Reading Level: MG
Publication Date: October 2007
Short Synopsis: It all starts with a school essay.
When twelve-year-old Gratuity ("Tip") Tucci is assigned to write five pages on "The True Meaning of Smekday" for the National Time Capsule contest, she's not sure where to begin. When her mom started telling everyone about the messages aliens were sending through a mole on the back of her neck? Maybe on Christmas Eve, when huge, bizarre spaceships descended on the Earth and the aliens called Boov abducted her mother? Or when the Boov declared Earth a colony, renamed it "Smekland" (in honor of glorious Captain Smek), and forced all Americans to relocate to Florida via rocketpod?
In any case, Gratuity's story is much, much bigger than the assignment. It involves her unlikely friendship with a renegade Boov mechanic named J.Lo.; a futile journey south to find Gratuity's mother at the Happy Mouse Kingdom; a cross-country road trip in a hovercar called Slushious; and an outrageous plan to save the Earth from yet another alien invasion.
Fully illustrated with "photos," drawings, newspaper clippings, and comics sequences, this is a hilarious, perceptive, genre-bending novel by a remarkable new talent.
My Review: This one flew under my radar completely when it came out. True, I wasn't really into the blogging world yet, but all the same.
When I did find out about it, I wasn't sure if I wanted to read it. I don't know what it was about it, but there you have it. I saw a lot of really good reviews, though, so decided to give it a try and it ended up being not half bad! I thought that Tip was an amazingly spunky character and a great narrator. She was courageous but true to form (she beats up an alien, since her mom has been taken and her plant invaded...and then befriends him, cause he's a really really nice alien...which to me seemed like the things a real kid would do).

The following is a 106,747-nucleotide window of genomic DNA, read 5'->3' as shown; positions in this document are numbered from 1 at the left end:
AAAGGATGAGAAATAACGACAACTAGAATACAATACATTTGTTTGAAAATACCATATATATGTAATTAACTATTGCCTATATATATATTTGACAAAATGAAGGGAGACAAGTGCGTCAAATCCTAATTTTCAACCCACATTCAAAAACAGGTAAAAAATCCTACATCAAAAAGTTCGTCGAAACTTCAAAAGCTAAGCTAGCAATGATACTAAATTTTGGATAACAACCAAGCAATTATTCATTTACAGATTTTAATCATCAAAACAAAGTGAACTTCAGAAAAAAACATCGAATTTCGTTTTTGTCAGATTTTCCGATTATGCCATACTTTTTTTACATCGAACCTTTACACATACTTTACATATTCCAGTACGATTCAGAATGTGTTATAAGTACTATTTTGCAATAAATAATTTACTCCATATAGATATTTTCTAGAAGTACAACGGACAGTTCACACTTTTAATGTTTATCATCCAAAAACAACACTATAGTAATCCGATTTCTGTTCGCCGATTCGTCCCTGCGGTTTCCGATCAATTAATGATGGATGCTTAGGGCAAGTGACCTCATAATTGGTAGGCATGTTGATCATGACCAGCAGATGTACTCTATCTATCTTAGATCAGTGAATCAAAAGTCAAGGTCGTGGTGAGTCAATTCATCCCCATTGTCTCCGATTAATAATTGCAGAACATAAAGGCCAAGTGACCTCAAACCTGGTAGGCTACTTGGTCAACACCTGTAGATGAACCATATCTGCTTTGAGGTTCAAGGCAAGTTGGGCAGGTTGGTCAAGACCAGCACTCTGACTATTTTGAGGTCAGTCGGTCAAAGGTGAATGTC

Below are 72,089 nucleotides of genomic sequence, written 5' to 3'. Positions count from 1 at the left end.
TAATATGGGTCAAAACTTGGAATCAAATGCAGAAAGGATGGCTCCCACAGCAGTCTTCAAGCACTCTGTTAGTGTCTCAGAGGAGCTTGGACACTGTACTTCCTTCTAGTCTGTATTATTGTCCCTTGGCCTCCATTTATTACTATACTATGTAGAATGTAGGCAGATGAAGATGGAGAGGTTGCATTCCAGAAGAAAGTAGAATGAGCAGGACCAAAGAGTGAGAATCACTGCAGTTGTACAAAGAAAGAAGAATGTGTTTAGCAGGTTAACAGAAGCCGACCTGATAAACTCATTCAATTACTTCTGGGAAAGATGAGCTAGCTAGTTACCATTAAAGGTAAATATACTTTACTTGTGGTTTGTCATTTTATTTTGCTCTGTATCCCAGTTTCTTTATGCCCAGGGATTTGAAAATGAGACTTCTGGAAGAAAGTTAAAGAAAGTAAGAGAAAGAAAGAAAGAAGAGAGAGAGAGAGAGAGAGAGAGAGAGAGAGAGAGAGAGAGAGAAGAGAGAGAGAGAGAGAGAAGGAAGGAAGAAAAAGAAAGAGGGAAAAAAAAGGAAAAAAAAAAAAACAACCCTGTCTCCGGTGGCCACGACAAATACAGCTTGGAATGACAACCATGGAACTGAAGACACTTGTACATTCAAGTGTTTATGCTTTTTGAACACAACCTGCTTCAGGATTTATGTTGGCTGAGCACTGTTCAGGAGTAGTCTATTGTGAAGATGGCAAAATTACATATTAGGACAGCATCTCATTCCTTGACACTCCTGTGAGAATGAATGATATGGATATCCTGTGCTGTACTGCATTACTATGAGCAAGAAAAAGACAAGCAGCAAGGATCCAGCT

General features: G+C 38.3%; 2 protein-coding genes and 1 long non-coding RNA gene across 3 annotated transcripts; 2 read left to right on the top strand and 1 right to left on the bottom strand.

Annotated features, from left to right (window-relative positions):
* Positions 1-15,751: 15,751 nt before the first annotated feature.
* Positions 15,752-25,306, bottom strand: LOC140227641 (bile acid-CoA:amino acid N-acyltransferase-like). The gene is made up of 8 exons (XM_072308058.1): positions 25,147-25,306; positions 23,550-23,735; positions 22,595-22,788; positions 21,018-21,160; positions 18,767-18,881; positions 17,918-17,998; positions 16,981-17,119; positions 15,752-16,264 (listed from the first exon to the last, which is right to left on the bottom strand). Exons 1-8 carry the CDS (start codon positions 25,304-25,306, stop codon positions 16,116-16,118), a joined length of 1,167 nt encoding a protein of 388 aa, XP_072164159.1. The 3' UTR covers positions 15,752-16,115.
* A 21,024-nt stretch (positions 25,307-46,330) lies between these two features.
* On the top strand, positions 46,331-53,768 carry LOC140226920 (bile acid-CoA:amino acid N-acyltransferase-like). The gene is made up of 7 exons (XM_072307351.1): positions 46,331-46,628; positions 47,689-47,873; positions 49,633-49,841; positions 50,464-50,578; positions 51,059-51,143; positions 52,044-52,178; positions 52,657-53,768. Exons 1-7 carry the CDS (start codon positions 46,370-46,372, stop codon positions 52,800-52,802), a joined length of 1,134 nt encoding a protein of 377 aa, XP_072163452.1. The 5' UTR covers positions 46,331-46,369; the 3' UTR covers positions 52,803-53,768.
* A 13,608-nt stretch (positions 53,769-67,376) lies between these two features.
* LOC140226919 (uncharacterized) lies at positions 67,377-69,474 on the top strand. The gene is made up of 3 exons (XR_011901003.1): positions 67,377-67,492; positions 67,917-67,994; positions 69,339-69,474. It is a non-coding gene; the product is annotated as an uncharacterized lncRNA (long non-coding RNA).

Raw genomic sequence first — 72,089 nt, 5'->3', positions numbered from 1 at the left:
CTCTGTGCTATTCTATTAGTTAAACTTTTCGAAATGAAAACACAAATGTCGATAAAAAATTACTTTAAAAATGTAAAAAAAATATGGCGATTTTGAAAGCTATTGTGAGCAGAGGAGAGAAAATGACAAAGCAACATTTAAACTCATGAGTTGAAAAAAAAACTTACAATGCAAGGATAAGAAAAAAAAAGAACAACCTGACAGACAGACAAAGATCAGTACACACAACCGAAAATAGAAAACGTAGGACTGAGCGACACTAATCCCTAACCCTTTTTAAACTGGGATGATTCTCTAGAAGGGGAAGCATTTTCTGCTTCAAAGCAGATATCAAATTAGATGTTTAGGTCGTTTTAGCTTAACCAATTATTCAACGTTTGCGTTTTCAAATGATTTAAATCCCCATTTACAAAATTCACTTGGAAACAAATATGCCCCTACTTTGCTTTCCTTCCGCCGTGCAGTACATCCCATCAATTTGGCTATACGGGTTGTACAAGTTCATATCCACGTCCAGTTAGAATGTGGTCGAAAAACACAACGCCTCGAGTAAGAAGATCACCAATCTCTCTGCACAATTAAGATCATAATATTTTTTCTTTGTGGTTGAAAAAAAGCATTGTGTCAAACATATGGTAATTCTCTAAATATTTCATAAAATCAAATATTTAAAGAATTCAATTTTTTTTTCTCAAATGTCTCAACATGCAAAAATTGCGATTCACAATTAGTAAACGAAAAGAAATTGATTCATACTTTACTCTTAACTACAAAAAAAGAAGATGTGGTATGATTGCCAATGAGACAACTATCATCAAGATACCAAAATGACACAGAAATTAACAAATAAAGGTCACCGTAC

What I found odd about this book was that there was all of this destruction and death and loss, and even though it's in there, it doesn't feel uber depressing. I would read something, say parts of buildings vanishing, and then just continue on, and then my brain would process it and be like, "no wait! People just died! How can you be ok with that?" I don't know how this book got away with it, but as a kid reading it, you might not pick up on it at all. As an adult, I knew what was happening, but only when I thought really hard about it. It was weird. Not weird bad, but just odd.
J.Lo would have to have been my most favorite character. He's in a tough situation (being one of the invading aliens) but really makes the most of it. Adorable would be another good word to describe him.
The reason this is only getting 3 stars is the above stated oddness with how much bad stuff happens but 'not' (it doesn't gloss over...it just doesn't stick), as well as the last half of the book wasn't nearly as interesting as I thought it was going to be. It all ended up being kind of a let down. Good stuff happens, great actually, but it was just kind of like 'yeah, so it's over'. Not necessarily skimming the details (though there was a bit of that) but more along the lines of it wasn't that important (kind of like the death and destruction in the first half of it) and so not a lot of detail went into it.
The drawings were a real delight though. They helped in picturing the circumstances as well as seeing more into the characters, so that part was fantastic.
Ah! epiphany time! This was book was written from the point of view of an eleven year old (as a school essay) and since it is from the point of view of an eleven year old that type of focus (on rebuilding, death, destruction, etc) isn't given. Well...that more positively disposes me towards this...but all the same. I didn't love the book, just liked it.
The best thing to come out of this book though (and I say this in all honesty) is Tip named her car (her special alien modified floating car)
Most awesome car name EVER!! I am naming my next car that, watch if I don't!